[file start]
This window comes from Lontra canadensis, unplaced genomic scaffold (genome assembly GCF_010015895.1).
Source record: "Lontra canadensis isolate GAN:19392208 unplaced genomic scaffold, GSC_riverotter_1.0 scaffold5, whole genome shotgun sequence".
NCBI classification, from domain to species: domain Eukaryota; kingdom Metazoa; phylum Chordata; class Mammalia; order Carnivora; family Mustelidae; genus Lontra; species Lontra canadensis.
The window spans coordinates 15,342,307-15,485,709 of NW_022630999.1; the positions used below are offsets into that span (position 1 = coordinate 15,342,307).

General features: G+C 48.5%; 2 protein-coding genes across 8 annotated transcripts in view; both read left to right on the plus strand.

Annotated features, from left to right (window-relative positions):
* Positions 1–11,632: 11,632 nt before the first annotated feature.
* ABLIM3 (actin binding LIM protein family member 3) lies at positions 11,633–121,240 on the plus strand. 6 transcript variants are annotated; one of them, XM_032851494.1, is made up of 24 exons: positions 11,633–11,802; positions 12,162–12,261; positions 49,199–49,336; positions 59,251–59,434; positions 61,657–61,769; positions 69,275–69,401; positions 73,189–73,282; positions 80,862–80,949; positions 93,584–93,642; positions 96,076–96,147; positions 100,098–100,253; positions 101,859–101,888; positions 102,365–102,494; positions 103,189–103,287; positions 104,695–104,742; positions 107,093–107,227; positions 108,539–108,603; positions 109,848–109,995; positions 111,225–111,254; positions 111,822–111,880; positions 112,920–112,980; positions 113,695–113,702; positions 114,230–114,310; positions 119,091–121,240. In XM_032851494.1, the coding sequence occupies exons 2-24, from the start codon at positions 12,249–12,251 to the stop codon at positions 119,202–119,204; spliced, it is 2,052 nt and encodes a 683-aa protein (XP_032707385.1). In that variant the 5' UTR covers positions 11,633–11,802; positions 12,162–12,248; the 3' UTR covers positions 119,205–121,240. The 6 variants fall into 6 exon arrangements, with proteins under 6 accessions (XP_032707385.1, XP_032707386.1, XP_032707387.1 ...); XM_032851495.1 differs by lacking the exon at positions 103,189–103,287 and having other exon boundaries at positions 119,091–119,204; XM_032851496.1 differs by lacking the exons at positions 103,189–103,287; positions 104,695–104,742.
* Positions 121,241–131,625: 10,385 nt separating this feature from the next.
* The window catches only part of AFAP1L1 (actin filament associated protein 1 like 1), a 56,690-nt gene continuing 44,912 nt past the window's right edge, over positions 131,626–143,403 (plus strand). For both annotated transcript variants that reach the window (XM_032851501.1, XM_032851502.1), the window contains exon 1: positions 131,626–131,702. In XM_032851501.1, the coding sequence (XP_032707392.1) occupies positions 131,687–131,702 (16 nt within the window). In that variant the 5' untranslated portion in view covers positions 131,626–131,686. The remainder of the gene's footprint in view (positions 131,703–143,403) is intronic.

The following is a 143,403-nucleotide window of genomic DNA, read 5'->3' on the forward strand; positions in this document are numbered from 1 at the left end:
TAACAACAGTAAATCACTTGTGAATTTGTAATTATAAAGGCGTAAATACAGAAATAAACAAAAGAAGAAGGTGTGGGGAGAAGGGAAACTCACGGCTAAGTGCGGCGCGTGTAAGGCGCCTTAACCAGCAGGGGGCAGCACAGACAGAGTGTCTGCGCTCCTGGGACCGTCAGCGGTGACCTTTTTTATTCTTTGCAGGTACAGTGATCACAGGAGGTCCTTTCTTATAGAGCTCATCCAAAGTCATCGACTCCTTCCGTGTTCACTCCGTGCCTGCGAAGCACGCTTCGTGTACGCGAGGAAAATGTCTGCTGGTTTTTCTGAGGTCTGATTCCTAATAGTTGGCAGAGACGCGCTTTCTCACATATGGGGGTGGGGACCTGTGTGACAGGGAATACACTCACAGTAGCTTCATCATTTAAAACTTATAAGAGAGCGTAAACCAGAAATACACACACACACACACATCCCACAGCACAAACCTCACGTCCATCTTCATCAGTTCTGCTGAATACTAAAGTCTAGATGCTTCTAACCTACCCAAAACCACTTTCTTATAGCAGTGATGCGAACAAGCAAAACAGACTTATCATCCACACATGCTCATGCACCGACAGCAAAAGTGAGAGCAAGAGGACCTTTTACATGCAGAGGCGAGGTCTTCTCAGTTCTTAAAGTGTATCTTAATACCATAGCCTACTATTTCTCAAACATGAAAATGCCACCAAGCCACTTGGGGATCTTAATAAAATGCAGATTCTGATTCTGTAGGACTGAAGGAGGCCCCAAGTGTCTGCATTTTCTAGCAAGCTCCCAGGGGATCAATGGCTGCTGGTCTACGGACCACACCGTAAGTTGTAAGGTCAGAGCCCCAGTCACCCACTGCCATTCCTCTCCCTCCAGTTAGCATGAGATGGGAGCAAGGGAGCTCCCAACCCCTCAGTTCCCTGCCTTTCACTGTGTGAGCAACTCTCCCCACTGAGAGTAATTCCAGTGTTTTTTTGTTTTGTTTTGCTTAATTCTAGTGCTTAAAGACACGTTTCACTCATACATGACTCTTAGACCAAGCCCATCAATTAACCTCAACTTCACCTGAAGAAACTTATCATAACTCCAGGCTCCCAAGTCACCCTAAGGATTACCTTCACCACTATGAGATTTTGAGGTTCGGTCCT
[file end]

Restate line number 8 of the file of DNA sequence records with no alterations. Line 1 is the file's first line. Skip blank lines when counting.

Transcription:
* ABLIM3 (actin binding LIM protein family member 3) lies at positions 11,633–121,240 on the plus strand. 6 transcript variants are annotated; one of them, XM_032851494.1, is made up of 24 exons: positions 11,633–11,802; positions 12,162–12,261; positions 49,199–49,336; positions 59,251–59,434; positions 61,657–61,769; positions 69,275–69,401; positions 73,189–73,282; positions 80,862–80,949; positions 93,584–93,642; positions 96,076–96,147; positions 100,098–100,253; positions 101,859–101,888; positions 102,365–102,494; positions 103,189–103,287; positions 104,695–104,742; positions 107,093–107,227; positions 108,539–108,603; positions 109,848–109,995; positions 111,225–111,254; positions 111,822–111,880; positions 112,920–112,980; positions 113,695–113,702; positions 114,230–114,310; positions 119,091–121,240. In XM_032851494.1, the coding sequence occupies exons 2-24, from the start codon at positions 12,249–12,251 to the stop codon at positions 119,202–119,204; spliced, it is 2,052 nt and encodes a 683-aa protein (XP_032707385.1). In that variant the 5' UTR covers positions 11,633–11,802; positions 12,162–12,248; the 3' UTR covers positions 119,205–121,240. The 6 variants fall into 6 exon arrangements, with proteins under 6 accessions (XP_032707385.1, XP_032707386.1, XP_032707387.1 ...); XM_032851495.1 differs by lacking the exon at positions 103,189–103,287 and having other exon boundaries at positions 119,091–119,204; XM_032851496.1 differs by lacking the exons at positions 103,189–103,287; positions 104,695–104,742.